Inside The Civil War Defenses of Washington: An Interview with Steve T. Phan

By Ashley Whitehead Luskey

Over the course of this year, we’ll be interviewing some of the speakers from the upcoming

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Steve Phan.  Image courtesy of Steve Phan

2018 CWI conference  about their talks. Today we are speaking with Steve T. Phan, a Park Ranger and historian at the Civil War Defenses of Washington. Prior to his arrival at CWDW, Steve worked as an intern and park guide at Richmond National Battlefield Park, Hopewell Culture National Historical Park, and Rock Creek Park. A military history scholar of the Civil War era, Steve’s research focuses on military occupation, operational command, fortifications, and the Western Theater during the Civil War.  He is the author of several articles about Asians and Pacific Islanders in the Civil War and is currently writing a guide book for the Civil War Defenses of Washington.  Steve is also continuing his work on an extended research project about the Union Army First Corps and the life of General John F. Reynolds.  He holds a Masters degree in American History, with a concentration in Public History. 

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“I long for the time to come when you will come home”: A Letter to a USCT Soldier from His Wife

By Laurel Wilson ‘19

This post comes from the exhibit catalog for “Right to Serve, Right to Lead:  Lives and Legacies of the USCT,” an exhibition in Special Collections and College Archives at Musselman Library, Gettysburg College. During the spring of 2017, we asked the CWI Fellows to select a item on exhibit and discuss its history and context. The resulting exhibit catalog is available at Special Collections, where the exhibit will run through December 18, 2017.

Lucinda Lawrence to Husband. Envelope. Lucinda wrote to her husband Canny on April 1, 1865. Conditions for their family and the families of other USCT were dire. Since their last exchange of letters, the commander of the camp where she drew rations had decided to cut back. The Army now only provided food for her child. Courtesy of Special Collections and College Archives, Gettysburg College.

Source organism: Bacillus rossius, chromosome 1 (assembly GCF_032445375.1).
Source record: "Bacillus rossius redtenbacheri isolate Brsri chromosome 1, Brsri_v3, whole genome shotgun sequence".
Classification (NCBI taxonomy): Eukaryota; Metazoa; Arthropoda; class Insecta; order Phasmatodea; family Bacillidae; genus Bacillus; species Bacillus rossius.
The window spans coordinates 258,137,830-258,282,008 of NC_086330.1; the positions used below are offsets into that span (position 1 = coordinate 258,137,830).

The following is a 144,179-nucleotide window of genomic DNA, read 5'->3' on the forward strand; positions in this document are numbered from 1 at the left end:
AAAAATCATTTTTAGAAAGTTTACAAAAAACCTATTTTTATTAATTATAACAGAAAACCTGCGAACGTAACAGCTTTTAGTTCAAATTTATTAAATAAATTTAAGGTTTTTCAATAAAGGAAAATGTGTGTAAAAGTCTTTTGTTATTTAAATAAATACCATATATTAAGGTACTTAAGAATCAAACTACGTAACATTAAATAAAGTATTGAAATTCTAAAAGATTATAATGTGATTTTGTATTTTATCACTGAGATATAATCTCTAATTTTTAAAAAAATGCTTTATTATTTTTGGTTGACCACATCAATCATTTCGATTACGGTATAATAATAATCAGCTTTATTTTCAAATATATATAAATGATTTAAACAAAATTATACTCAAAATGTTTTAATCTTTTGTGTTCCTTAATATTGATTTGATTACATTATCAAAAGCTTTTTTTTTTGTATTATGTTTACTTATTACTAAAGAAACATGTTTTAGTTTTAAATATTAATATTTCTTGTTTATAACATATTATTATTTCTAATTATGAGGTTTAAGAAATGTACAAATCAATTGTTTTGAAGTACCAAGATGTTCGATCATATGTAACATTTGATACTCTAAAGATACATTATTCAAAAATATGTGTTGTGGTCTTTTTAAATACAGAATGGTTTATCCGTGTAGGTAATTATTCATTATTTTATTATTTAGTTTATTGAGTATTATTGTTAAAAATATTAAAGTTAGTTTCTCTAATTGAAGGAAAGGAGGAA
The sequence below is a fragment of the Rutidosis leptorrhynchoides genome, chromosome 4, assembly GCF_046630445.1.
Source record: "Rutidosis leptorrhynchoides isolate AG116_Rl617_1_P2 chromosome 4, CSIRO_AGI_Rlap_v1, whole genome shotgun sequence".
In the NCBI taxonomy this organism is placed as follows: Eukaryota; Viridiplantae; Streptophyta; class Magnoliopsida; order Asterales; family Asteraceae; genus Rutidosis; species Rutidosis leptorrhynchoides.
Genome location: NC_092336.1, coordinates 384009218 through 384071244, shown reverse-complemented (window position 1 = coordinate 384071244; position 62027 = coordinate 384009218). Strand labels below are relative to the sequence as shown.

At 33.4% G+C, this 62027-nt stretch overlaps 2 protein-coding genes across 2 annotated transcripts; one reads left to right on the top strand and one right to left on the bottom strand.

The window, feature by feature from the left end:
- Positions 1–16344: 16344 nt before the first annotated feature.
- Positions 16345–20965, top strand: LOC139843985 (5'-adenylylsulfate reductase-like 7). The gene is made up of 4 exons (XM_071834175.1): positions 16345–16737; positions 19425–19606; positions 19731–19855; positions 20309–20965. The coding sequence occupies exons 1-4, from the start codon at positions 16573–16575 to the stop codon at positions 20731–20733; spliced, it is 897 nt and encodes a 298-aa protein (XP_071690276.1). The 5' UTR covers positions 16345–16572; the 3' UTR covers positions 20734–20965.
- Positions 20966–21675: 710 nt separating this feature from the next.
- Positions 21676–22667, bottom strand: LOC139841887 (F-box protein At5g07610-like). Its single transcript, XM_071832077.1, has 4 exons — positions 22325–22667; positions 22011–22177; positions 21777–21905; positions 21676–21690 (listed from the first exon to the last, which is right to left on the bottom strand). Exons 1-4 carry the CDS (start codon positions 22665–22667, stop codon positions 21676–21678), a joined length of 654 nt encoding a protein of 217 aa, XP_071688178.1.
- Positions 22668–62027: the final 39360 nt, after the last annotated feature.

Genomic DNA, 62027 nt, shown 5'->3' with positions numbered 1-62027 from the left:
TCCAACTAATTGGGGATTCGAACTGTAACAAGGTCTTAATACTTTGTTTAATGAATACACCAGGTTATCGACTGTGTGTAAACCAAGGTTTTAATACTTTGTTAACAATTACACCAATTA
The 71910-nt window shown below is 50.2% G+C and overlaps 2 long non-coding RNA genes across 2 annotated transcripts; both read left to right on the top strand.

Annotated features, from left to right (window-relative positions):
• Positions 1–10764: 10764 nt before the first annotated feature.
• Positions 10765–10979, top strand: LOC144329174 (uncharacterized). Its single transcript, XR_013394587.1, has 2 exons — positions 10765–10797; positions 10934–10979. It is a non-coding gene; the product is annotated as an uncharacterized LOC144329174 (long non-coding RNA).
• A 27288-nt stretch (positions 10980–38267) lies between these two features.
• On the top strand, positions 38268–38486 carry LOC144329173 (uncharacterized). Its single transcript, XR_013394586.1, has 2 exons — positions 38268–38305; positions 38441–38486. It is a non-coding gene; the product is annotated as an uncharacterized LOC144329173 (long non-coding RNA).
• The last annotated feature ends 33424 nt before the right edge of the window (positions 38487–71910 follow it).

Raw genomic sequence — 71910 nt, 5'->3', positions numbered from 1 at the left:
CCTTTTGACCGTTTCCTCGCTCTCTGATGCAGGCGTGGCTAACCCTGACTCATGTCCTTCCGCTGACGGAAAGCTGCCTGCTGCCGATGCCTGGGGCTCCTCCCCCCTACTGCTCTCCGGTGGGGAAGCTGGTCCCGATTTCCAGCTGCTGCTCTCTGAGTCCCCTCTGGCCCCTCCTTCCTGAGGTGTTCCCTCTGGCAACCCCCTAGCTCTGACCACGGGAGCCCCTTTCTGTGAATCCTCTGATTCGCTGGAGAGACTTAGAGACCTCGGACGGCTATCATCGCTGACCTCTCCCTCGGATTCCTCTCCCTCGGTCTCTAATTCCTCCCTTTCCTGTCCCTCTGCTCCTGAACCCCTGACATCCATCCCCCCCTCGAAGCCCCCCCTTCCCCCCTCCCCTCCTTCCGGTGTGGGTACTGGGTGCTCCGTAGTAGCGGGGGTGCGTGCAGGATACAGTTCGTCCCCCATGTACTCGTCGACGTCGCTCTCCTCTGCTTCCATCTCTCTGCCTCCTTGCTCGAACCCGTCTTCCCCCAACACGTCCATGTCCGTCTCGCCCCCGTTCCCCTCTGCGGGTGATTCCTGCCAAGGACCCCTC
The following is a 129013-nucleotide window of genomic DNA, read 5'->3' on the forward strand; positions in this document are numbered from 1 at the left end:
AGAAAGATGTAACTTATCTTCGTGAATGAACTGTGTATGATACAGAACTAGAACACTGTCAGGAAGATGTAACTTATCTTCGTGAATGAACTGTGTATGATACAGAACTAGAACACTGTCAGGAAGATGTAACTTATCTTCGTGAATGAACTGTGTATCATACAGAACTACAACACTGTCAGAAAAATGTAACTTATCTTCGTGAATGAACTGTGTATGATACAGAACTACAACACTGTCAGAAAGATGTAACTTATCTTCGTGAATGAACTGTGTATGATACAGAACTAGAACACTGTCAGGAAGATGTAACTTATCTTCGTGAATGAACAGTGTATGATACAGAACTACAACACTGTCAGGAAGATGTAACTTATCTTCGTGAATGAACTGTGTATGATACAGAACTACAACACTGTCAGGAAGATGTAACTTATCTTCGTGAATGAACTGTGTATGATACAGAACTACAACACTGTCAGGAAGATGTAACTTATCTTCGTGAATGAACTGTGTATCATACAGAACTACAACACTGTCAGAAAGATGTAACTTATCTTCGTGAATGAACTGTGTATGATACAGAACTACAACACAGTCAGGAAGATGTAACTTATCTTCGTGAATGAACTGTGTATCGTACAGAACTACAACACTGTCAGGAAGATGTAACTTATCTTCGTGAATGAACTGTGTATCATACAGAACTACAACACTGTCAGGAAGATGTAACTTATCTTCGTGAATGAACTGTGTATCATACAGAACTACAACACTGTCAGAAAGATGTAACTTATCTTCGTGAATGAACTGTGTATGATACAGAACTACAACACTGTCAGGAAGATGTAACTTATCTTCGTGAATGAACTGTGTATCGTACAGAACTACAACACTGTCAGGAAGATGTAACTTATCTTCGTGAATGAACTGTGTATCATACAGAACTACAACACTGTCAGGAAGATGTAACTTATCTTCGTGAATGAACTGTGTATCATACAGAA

Just as the experiences of African American soldiers during the Civil War went under-recorded and underrepresented, so too did the hardships suffered by their wives and children behind the lines.

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A Beacon of Hope: Contraband Camps, Harpers Ferry, and John Brown

By Alex Andrioli ’18

This post comes from the exhibit catalog for “Right to Serve, Right to Lead:  Lives and Legacies of the USCT,” an exhibition in Special Collections and College Archives at Musselman Library, Gettysburg College. During the spring of 2017, we asked the CWI Fellows to select a item on exhibit and discuss its history and context. The resulting exhibit catalog is available at Special Collections, where the exhibit will run through December 18, 2017.

Contraband Camp at Harpers Ferry, WV. Stereoview card. The 3-dimensional stereoview and other photography brought the reality of the Civil War into civilian homes. This stereoview shows the rag-tag conditions of a contraband camp, erected just a few yards from John Brown’s Fort in Harper’s Ferry. Courtesy of Special Collections and College Archives, Gettysburg College.
Stereoviews were created by using a twin-lens camera that captured the same subject from two slightly different angles. The photographer then placed the two images on a stereoview card that could be inserted into a special viewer that merged the two images together and created a life-like, three-dimensional image. Stereoviews’ low cost meant they were an inexpensive way to insert one’s self into realistic three-dimensional scenes like the pictured contraband camp.

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